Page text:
O2 Academy ‘2’, B’ham
Lamb have always somehow passed me by, they being more my wife’s bag, and this is the 2nd time we have had tickets to see them. Unfortunately circumstances prevented the first and a rocking dose of sinusitis for her meant I was flying solo tonight. (I sent her a clip and her opinion follows……) My hatred of the O2 Academy is on record, or at least of the main hall. I have, however, come to quite like the smaller ‘2’ and the even tinier ‘3’, tucked elsewhere in the same building. I had somehow thought Lamb a bigger draw, slightly surprised the attendance to be quite sparse, perhaps a hundred and fifty souls. Suits me, mind, no lover of crowds. Expecting the core duo of the records, Andy Barlow (keyboards/programming) and Lou Rhodes (vocals) to be all there were, I noted the drum kit, basses, upright and electric both, guitars and fiddles at the back of the empty stage, alongside the rack of keys, modulators and ubiquitous MacBook. Promised an 8.30 start, it was only moments later the lights dimmed, and 3 burly fellas bounded out, followed by a smaller female, keeping » Continue Reading.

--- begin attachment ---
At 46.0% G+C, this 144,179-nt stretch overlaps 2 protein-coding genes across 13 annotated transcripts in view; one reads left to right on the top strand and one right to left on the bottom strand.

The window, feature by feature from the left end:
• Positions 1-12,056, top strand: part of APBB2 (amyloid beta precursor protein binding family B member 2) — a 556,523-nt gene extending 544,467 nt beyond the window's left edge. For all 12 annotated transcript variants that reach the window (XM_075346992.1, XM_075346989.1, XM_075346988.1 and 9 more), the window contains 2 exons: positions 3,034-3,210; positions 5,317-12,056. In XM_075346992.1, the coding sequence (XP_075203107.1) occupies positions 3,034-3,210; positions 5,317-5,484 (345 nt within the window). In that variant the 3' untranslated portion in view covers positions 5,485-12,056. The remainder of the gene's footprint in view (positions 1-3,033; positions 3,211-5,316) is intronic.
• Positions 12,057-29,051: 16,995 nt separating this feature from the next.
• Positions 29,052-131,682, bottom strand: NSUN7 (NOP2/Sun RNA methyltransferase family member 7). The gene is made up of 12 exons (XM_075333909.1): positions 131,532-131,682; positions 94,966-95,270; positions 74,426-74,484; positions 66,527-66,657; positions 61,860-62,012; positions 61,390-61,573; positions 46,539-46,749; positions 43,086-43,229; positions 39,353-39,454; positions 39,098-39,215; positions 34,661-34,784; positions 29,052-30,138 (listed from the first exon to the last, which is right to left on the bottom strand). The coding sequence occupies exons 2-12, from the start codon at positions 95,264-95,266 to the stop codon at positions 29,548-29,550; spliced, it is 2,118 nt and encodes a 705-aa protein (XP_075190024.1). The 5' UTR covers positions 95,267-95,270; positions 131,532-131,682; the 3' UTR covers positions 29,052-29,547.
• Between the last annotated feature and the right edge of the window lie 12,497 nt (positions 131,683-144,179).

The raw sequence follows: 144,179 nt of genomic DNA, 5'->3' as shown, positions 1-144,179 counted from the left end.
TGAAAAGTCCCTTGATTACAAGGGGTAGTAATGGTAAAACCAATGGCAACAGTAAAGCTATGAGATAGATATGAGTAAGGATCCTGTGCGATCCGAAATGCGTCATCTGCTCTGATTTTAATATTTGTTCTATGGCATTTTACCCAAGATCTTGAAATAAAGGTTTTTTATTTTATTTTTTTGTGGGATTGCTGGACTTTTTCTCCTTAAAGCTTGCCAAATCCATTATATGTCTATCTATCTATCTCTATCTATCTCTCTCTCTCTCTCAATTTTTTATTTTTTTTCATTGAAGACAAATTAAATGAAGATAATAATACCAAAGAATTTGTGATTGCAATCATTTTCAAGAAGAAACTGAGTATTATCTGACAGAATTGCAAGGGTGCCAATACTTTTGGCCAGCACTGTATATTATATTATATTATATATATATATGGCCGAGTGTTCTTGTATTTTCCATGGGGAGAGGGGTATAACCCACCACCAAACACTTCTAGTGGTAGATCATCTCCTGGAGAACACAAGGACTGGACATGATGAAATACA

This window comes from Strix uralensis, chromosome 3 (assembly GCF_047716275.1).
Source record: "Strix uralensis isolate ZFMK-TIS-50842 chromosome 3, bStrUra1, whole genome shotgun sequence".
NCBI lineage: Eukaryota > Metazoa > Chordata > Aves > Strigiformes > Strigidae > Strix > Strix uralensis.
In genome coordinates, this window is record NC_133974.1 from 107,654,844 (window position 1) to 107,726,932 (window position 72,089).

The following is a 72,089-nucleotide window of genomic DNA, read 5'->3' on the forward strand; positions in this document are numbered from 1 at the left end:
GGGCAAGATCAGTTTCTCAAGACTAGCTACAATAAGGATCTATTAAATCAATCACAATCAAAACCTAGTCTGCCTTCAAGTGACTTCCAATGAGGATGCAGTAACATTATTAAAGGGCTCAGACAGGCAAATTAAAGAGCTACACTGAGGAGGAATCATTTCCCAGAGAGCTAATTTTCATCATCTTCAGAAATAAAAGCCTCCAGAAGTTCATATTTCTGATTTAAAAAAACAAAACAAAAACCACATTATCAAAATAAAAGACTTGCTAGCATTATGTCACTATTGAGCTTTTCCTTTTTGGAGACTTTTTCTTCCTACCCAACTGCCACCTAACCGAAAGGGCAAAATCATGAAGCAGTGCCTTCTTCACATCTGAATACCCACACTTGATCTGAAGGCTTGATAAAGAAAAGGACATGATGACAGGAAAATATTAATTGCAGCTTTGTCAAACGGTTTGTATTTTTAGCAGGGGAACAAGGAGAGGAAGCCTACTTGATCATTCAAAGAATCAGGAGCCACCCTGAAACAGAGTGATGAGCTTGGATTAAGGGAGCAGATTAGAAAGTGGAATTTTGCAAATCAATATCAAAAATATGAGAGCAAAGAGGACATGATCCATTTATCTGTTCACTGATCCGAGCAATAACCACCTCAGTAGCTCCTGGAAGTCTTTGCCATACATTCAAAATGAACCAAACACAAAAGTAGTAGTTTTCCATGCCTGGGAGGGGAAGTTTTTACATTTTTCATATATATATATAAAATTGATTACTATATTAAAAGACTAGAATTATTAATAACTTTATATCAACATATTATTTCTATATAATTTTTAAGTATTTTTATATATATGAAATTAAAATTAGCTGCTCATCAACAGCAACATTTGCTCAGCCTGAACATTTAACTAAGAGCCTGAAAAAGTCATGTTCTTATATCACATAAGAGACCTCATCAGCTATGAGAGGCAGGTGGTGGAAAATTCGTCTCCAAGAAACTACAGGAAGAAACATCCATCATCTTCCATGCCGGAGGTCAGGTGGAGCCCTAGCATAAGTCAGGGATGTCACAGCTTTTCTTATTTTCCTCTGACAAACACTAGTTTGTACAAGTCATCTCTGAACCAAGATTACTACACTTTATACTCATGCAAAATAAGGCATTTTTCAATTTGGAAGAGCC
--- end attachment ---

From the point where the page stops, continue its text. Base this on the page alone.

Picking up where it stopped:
Lichield Garrick Theatre
Quietly re-forming in 2011, it may come as a surprise this venerable warhorse of a band is still in existence. Arising out of the mighty ‘Rise Up Like the Sun’ incarnation of the Albion Band, notable mainly for having a full brass section, their peak period was near 40 years ago, a full on fusion between a pit band, folk rock and broadsheet ballads, often penned by then front man, John Tams. Tams retired in 2015 and was replaced by John Kirkpatrick, a masterful choice, given many of the band had been in his own eponymous group at one time. This year they decided to do a series of gigs entitled the Grand Reunion, with Tams back in the fold. This was the second of such, prompted by Tams being patron of Lichfield Festival of Folk, and served as the opening concert of a series of events in the city. Bang on 7.30(!!), down came the lights and the band strolled on. Now decidedly mature in years, they looked more a collection of elderly teachers on a night out, even down to the once trendy teacher defiantly maintaining his 1970s haircut, this being Graeme » Continue Reading.
Forgive the slightly shaky start, let her build up a full head of steam. Glorious.